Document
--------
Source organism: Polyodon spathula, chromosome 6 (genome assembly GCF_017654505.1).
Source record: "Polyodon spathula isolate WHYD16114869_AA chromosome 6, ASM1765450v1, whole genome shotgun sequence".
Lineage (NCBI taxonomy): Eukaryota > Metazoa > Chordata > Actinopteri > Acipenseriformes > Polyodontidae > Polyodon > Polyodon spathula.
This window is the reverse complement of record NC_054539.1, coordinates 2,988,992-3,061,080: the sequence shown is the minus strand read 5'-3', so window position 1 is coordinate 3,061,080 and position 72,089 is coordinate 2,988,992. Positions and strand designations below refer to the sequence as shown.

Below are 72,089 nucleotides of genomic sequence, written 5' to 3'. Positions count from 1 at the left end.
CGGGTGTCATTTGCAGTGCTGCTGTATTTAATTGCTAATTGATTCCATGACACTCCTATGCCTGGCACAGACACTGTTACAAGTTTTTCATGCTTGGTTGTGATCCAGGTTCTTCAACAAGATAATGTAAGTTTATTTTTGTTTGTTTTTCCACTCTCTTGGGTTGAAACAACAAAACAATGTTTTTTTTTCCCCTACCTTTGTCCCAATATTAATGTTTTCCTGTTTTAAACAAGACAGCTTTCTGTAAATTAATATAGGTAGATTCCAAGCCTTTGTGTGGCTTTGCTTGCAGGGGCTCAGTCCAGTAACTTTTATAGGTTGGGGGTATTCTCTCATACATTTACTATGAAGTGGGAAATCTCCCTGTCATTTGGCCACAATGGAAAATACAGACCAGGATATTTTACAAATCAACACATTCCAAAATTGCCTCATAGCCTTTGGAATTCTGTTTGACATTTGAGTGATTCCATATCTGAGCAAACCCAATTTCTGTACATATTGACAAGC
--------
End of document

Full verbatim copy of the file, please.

Source organism: Polyodon spathula, chromosome 6 (genome assembly GCF_017654505.1).
Source record: "Polyodon spathula isolate WHYD16114869_AA chromosome 6, ASM1765450v1, whole genome shotgun sequence".
Lineage (NCBI taxonomy): Eukaryota > Metazoa > Chordata > Actinopteri > Acipenseriformes > Polyodontidae > Polyodon > Polyodon spathula.
This window is the reverse complement of record NC_054539.1, coordinates 2,988,992-3,061,080: the sequence shown is the minus strand read 5'-3', so window position 1 is coordinate 3,061,080 and position 72,089 is coordinate 2,988,992. Positions and strand designations below refer to the sequence as shown.

Below are 72,089 nucleotides of genomic sequence, written 5' to 3'. Positions count from 1 at the left end.
CGGGTGTCATTTGCAGTGCTGCTGTATTTAATTGCTAATTGATTCCATGACACTCCTATGCCTGGCACAGACACTGTTACAAGTTTTTCATGCTTGGTTGTGATCCAGGTTCTTCAACAAGATAATGTAAGTTTATTTTTGTTTGTTTTTCCACTCTCTTGGGTTGAAACAACAAAACAATGTTTTTTTTTCCCCTACCTTTGTCCCAATATTAATGTTTTCCTGTTTTAAACAAGACAGCTTTCTGTAAATTAATATAGGTAGATTCCAAGCCTTTGTGTGGCTTTGCTTGCAGGGGCTCAGTCCAGTAACTTTTATAGGTTGGGGGTATTCTCTCATACATTTACTATGAAGTGGGAAATCTCCCTGTCATTTGGCCACAATGGAAAATACAGACCAGGATATTTTACAAATCAACACATTCCAAAATTGCCTCATAGCCTTTGGAATTCTGTTTGACATTTGAGTGATTCCATATCTGAGCAAACCCAATTTCTGTACATATTGACAAGC